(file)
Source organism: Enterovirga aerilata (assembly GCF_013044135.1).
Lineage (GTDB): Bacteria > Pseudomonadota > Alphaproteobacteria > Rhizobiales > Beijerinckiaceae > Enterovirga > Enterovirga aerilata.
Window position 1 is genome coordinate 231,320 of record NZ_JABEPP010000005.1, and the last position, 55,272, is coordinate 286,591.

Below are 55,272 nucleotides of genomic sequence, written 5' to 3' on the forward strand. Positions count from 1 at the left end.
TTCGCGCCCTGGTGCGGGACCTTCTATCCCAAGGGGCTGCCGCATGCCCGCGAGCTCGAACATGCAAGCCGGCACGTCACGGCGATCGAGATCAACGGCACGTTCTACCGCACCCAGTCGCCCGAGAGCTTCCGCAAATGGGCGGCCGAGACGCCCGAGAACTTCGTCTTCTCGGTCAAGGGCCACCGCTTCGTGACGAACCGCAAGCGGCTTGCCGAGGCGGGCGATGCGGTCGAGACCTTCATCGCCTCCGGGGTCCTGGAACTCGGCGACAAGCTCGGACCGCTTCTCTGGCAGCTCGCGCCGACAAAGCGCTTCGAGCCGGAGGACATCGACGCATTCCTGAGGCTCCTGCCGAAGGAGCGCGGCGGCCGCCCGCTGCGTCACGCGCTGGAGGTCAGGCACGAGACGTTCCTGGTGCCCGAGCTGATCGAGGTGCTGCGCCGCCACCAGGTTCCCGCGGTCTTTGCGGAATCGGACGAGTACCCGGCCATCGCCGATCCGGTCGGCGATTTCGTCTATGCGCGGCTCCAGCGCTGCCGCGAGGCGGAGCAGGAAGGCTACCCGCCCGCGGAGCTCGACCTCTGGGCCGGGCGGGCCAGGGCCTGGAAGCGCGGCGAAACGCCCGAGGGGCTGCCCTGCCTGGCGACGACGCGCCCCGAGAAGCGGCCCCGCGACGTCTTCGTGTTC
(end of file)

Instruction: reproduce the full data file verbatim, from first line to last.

Source organism: Enterovirga aerilata (assembly GCF_013044135.1).
Lineage (GTDB): Bacteria > Pseudomonadota > Alphaproteobacteria > Rhizobiales > Beijerinckiaceae > Enterovirga > Enterovirga aerilata.
Window position 1 is genome coordinate 231,320 of record NZ_JABEPP010000005.1, and the last position, 55,272, is coordinate 286,591.

Below are 55,272 nucleotides of genomic sequence, written 5' to 3' on the forward strand. Positions count from 1 at the left end.
TTCGCGCCCTGGTGCGGGACCTTCTATCCCAAGGGGCTGCCGCATGCCCGCGAGCTCGAACATGCAAGCCGGCACGTCACGGCGATCGAGATCAACGGCACGTTCTACCGCACCCAGTCGCCCGAGAGCTTCCGCAAATGGGCGGCCGAGACGCCCGAGAACTTCGTCTTCTCGGTCAAGGGCCACCGCTTCGTGACGAACCGCAAGCGGCTTGCCGAGGCGGGCGATGCGGTCGAGACCTTCATCGCCTCCGGGGTCCTGGAACTCGGCGACAAGCTCGGACCGCTTCTCTGGCAGCTCGCGCCGACAAAGCGCTTCGAGCCGGAGGACATCGACGCATTCCTGAGGCTCCTGCCGAAGGAGCGCGGCGGCCGCCCGCTGCGTCACGCGCTGGAGGTCAGGCACGAGACGTTCCTGGTGCCCGAGCTGATCGAGGTGCTGCGCCGCCACCAGGTTCCCGCGGTCTTTGCGGAATCGGACGAGTACCCGGCCATCGCCGATCCGGTCGGCGATTTCGTCTATGCGCGGCTCCAGCGCTGCCGCGAGGCGGAGCAGGAAGGCTACCCGCCCGCGGAGCTCGACCTCTGGGCCGGGCGGGCCAGGGCCTGGAAGCGCGGCGAAACGCCCGAGGGGCTGCCCTGCCTGGCGACGACGCGCCCCGAGAAGCGGCCCCGCGACGTCTTCGTGTTC